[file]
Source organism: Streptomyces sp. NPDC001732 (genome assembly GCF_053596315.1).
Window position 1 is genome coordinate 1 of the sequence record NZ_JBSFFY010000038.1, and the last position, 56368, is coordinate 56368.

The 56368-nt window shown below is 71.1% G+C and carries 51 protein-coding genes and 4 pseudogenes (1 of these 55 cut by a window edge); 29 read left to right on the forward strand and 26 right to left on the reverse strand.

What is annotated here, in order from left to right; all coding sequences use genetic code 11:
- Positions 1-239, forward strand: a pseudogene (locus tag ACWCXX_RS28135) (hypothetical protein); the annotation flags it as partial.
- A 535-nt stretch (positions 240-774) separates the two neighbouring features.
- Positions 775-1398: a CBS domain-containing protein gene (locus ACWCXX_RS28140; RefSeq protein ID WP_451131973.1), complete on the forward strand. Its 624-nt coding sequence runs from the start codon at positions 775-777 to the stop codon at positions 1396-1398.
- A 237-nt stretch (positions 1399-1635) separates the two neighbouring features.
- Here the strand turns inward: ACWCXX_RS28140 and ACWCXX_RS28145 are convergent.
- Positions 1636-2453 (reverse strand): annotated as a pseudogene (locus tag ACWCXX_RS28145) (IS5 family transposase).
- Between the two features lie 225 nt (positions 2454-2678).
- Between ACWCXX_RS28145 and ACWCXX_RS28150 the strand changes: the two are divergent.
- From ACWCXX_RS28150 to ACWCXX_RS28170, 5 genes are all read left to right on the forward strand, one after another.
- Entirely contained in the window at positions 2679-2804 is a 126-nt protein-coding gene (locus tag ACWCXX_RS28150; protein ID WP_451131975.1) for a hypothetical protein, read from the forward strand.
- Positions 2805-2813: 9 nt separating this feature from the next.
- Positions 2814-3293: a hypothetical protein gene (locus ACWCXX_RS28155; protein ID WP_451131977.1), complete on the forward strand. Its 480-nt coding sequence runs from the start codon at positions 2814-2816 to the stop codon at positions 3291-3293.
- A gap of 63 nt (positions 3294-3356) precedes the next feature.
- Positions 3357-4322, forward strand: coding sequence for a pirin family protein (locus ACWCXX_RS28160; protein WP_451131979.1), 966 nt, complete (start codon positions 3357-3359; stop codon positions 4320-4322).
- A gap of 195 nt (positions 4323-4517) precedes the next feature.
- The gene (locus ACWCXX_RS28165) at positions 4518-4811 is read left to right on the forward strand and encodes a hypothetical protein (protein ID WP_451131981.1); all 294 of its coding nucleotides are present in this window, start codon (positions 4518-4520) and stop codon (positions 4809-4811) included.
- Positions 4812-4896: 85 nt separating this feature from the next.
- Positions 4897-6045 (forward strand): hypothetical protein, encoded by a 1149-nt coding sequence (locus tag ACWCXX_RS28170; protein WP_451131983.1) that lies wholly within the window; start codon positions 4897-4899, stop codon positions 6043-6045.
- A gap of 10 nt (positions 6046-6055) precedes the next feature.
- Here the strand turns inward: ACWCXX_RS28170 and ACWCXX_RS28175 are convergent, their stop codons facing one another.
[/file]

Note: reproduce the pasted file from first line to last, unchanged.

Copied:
Source organism: Streptomyces sp. NPDC001732 (genome assembly GCF_053596315.1).
Window position 1 is genome coordinate 1 of the sequence record NZ_JBSFFY010000038.1, and the last position, 56368, is coordinate 56368.

The 56368-nt window shown below is 71.1% G+C and carries 51 protein-coding genes and 4 pseudogenes (1 of these 55 cut by a window edge); 29 read left to right on the forward strand and 26 right to left on the reverse strand.

What is annotated here, in order from left to right; all coding sequences use genetic code 11:
- Positions 1-239, forward strand: a pseudogene (locus tag ACWCXX_RS28135) (hypothetical protein); the annotation flags it as partial.
- A 535-nt stretch (positions 240-774) separates the two neighbouring features.
- Positions 775-1398: a CBS domain-containing protein gene (locus ACWCXX_RS28140; RefSeq protein ID WP_451131973.1), complete on the forward strand. Its 624-nt coding sequence runs from the start codon at positions 775-777 to the stop codon at positions 1396-1398.
- A 237-nt stretch (positions 1399-1635) separates the two neighbouring features.
- Here the strand turns inward: ACWCXX_RS28140 and ACWCXX_RS28145 are convergent.
- Positions 1636-2453 (reverse strand): annotated as a pseudogene (locus tag ACWCXX_RS28145) (IS5 family transposase).
- Between the two features lie 225 nt (positions 2454-2678).
- Between ACWCXX_RS28145 and ACWCXX_RS28150 the strand changes: the two are divergent.
- From ACWCXX_RS28150 to ACWCXX_RS28170, 5 genes are all read left to right on the forward strand, one after another.
- Entirely contained in the window at positions 2679-2804 is a 126-nt protein-coding gene (locus tag ACWCXX_RS28150; protein ID WP_451131975.1) for a hypothetical protein, read from the forward strand.
- Positions 2805-2813: 9 nt separating this feature from the next.
- Positions 2814-3293: a hypothetical protein gene (locus ACWCXX_RS28155; protein ID WP_451131977.1), complete on the forward strand. Its 480-nt coding sequence runs from the start codon at positions 2814-2816 to the stop codon at positions 3291-3293.
- A gap of 63 nt (positions 3294-3356) precedes the next feature.
- Positions 3357-4322, forward strand: coding sequence for a pirin family protein (locus ACWCXX_RS28160; protein WP_451131979.1), 966 nt, complete (start codon positions 3357-3359; stop codon positions 4320-4322).
- A gap of 195 nt (positions 4323-4517) precedes the next feature.
- The gene (locus ACWCXX_RS28165) at positions 4518-4811 is read left to right on the forward strand and encodes a hypothetical protein (protein ID WP_451131981.1); all 294 of its coding nucleotides are present in this window, start codon (positions 4518-4520) and stop codon (positions 4809-4811) included.
- Positions 4812-4896: 85 nt separating this feature from the next.
- Positions 4897-6045 (forward strand): hypothetical protein, encoded by a 1149-nt coding sequence (locus tag ACWCXX_RS28170; protein WP_451131983.1) that lies wholly within the window; start codon positions 4897-4899, stop codon positions 6043-6045.
- A gap of 10 nt (positions 6046-6055) precedes the next feature.
- Here the strand turns inward: ACWCXX_RS28170 and ACWCXX_RS28175 are convergent, their stop codons facing one another.